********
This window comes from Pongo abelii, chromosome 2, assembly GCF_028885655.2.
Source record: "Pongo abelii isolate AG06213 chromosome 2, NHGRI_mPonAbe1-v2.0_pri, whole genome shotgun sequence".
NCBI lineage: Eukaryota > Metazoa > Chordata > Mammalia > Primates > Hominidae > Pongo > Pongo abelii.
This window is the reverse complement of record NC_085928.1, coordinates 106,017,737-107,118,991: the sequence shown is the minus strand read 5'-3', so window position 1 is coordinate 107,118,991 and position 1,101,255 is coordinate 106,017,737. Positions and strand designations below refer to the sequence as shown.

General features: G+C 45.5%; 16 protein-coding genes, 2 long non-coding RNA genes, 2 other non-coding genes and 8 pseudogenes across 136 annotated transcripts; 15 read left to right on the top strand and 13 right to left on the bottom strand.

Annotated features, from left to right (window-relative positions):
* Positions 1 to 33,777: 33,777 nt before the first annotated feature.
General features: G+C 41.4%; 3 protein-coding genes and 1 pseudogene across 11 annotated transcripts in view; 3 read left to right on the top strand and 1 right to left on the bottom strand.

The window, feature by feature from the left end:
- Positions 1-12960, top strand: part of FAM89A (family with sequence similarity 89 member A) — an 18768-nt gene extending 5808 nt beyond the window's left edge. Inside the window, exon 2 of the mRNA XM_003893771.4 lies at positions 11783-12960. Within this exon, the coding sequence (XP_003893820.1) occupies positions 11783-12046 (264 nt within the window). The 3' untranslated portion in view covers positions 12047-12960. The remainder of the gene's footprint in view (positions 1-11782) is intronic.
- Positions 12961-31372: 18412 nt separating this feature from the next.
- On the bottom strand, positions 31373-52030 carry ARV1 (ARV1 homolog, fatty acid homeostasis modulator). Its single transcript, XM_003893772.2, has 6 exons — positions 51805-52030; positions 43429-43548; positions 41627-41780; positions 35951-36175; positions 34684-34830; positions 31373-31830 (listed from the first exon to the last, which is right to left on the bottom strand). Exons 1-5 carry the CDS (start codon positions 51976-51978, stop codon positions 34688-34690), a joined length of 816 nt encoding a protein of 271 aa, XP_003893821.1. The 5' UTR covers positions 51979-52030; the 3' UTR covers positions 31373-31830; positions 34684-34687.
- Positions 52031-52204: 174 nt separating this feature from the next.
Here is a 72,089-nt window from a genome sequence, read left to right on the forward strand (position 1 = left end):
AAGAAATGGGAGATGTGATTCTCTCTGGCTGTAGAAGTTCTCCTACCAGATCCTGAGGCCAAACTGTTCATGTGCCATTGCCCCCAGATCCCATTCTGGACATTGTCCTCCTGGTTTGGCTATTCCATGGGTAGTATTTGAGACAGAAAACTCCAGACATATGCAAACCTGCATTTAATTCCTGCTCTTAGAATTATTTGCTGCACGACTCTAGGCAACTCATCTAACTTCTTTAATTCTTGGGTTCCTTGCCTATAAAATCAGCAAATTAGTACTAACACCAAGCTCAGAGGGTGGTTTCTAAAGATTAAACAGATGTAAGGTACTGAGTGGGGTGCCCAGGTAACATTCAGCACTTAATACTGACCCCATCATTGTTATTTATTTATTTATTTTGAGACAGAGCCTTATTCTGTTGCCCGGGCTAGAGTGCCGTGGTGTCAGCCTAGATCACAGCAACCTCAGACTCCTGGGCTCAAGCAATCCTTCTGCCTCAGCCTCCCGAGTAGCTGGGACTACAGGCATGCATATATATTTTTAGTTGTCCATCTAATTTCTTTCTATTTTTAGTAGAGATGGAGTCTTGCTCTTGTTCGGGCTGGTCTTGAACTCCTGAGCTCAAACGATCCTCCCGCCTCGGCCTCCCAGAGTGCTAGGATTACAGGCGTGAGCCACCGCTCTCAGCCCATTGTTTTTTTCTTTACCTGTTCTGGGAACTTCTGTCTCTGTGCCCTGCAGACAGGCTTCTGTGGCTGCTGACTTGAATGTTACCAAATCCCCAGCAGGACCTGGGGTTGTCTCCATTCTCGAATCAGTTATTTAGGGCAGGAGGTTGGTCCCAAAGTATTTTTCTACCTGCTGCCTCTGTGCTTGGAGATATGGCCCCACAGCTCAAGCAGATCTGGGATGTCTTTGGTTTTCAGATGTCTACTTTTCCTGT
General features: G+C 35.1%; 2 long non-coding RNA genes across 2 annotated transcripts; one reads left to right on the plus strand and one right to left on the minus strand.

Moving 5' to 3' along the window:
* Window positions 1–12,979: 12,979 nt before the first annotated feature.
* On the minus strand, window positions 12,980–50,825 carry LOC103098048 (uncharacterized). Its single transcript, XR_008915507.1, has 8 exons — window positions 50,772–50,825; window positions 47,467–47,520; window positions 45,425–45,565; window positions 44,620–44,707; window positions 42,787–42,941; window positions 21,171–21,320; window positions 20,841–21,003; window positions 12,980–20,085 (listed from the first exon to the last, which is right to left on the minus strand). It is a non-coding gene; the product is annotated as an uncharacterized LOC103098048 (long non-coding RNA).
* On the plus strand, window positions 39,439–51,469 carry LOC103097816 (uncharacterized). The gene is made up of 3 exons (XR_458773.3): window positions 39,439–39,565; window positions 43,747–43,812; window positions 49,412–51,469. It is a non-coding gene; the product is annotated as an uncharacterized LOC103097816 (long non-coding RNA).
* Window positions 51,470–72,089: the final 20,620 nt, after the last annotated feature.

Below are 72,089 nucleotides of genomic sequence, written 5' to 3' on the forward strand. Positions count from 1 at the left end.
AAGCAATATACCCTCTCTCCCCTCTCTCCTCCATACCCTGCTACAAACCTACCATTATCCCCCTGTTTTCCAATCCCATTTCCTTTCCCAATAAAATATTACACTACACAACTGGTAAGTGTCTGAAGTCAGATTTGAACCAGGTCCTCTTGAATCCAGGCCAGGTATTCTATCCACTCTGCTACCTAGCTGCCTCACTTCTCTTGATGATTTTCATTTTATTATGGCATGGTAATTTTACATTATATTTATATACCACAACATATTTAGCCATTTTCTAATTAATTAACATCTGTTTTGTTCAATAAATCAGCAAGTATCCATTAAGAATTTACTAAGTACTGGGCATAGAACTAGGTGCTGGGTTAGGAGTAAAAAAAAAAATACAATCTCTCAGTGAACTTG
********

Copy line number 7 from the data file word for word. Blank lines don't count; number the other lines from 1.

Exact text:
* Positions 1 to 33,777: 33,777 nt before the first annotated feature.